Going this tubular route not only was simple to do, but it also allowed an easy install of the original instrument cluster.

At about 45 pounds, the stock seats are heavy but also entirely inadequate when it comes to holding the driver in place during high-g's cornering. Decent race seats need not be that expensive, but we're trying to be real cheap here. A friend who is rebuilding his 5.0 into a big-inch blown car swapped out his Cobra Sportsman seats for one of those super-trick \$1,000 Butler seats and offered us his "as new" seat for 75 bills-we took it. Not only was the price right, but the seat was also a functional fit for four out of the five of us likely to drive.

Rolling Stock
Here's the simple plan for the wheel/tire department: one set of wheels/tires for road racing and one set for the dragstrip. Most of you following this build are going to do one or the other although there is nothing stopping a road-race car from making a foray onto the dragstrip. The price for racing a pure road racer on the strip is a lackluster launch. On the other hand, your drag car will need a lot of work to make it safe even on a road course. Our plan is that we set up the car for road racing from here. When we go to the strip, the road-race wheels and tires will be replaced with drag-race items. The front (and heavy) antisway bar will be removed and the car raised about 2 inches for better weight transfer.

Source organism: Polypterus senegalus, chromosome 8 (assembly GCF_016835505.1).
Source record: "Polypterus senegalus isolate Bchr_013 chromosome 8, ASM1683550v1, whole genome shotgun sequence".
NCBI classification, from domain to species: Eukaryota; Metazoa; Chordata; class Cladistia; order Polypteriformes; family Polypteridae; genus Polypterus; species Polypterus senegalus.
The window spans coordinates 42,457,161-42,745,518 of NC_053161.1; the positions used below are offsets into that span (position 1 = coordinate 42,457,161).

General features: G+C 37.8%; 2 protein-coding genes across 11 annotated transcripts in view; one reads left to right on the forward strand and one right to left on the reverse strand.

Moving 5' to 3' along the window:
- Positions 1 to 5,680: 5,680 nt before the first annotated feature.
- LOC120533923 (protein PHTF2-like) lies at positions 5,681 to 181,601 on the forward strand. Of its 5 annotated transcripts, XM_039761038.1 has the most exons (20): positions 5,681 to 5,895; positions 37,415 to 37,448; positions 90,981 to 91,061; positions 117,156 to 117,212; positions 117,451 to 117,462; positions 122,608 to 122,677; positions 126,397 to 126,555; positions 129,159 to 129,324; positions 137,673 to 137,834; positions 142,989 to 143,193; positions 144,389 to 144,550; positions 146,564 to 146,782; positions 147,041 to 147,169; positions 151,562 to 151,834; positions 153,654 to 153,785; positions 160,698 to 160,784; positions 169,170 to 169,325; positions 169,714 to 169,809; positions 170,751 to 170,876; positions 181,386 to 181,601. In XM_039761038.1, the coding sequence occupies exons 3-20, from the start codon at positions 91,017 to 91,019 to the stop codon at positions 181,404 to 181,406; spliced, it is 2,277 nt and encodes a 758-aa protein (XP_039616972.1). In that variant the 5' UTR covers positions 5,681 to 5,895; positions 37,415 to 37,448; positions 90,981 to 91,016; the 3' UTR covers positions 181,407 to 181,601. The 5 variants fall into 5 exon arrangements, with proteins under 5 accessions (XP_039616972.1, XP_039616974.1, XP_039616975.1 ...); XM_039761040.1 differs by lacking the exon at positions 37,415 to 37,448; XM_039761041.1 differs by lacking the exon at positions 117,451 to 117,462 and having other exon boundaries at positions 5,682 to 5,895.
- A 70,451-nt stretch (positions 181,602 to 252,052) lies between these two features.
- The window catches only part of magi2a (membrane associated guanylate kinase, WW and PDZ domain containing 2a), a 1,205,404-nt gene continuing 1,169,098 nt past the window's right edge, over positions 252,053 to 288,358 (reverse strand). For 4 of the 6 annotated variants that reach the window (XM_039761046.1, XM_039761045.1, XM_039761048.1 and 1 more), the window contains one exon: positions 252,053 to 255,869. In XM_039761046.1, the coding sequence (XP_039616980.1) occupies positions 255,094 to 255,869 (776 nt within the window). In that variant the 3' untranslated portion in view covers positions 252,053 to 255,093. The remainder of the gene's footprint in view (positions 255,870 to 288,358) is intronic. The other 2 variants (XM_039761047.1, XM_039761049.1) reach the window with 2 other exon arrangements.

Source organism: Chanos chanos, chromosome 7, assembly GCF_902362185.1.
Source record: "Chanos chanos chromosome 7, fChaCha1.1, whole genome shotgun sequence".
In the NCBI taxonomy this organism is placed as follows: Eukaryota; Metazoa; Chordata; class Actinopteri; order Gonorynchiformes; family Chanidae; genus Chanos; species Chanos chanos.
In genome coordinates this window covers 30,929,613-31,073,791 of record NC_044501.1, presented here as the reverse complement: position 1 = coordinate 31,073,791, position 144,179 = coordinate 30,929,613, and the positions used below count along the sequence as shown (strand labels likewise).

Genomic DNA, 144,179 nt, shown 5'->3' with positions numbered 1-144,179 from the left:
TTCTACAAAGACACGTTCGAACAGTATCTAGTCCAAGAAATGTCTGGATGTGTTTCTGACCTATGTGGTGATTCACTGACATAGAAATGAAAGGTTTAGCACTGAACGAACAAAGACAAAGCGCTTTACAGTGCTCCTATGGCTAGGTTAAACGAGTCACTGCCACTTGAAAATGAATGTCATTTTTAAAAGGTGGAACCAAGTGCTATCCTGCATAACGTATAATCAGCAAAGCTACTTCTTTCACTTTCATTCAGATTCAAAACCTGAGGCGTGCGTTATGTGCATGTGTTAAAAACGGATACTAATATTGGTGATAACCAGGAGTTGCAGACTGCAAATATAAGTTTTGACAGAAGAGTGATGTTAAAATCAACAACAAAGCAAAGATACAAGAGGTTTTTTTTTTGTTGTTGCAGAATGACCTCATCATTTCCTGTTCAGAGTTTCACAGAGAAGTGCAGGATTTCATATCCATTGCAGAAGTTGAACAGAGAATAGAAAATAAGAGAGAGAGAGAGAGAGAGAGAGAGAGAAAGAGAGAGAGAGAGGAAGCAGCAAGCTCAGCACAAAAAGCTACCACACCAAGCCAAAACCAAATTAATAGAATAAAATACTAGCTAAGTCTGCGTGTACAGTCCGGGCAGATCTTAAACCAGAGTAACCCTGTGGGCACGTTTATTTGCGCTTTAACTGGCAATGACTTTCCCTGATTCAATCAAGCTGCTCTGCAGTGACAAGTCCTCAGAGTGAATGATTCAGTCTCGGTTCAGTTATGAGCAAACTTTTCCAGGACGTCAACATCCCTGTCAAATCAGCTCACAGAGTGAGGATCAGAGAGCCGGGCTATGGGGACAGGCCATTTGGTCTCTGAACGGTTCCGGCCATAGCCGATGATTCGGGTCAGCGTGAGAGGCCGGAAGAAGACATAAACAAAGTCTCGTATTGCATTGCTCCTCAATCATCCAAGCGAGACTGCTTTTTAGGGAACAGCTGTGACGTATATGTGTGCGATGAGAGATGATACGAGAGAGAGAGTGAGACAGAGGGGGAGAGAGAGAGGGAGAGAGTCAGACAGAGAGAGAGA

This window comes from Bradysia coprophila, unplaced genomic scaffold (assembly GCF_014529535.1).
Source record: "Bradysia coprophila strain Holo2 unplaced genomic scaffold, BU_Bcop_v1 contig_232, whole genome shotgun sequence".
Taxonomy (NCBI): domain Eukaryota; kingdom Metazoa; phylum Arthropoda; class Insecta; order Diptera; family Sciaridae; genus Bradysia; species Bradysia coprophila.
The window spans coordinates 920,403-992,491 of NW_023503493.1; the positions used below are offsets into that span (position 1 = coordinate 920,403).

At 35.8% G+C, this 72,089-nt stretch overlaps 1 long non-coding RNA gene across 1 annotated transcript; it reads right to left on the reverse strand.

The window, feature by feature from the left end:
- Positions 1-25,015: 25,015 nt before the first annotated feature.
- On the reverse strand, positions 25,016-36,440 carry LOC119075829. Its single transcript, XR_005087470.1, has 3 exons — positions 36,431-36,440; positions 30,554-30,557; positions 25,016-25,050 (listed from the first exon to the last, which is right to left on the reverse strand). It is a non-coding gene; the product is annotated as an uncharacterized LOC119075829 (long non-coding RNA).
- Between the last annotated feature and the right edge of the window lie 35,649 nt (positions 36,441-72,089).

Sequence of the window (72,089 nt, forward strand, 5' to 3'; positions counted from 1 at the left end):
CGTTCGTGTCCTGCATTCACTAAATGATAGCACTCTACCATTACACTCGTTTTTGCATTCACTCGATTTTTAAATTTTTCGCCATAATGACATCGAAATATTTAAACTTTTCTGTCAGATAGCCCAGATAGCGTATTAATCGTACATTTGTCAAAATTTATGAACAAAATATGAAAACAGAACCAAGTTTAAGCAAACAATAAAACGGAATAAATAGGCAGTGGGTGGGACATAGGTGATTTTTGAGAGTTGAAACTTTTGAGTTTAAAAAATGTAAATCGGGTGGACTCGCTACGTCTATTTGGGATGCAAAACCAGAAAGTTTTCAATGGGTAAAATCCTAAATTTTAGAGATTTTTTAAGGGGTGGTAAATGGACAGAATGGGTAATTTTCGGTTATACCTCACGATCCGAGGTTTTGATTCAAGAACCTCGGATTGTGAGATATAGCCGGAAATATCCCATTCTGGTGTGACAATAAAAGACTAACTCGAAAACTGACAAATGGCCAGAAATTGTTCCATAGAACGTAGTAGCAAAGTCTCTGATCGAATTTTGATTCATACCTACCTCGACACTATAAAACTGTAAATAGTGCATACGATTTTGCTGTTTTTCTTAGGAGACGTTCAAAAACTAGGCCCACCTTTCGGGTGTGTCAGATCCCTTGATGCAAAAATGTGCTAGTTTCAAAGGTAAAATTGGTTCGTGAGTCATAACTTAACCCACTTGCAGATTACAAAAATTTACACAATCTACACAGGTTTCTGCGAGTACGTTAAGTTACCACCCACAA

The wheels we had were far from what we wanted. We managed to pick up a set of used wheels and tires from Atlantic Racing in Charlotte for \$150. The Goodyear Eagles and the wheels had 90 percent of the tread still in place so were sold leaving us with a set of wheels for only \$75. A pair of these would be used for the drag-race setup. But more on the drag wheels in a later issue.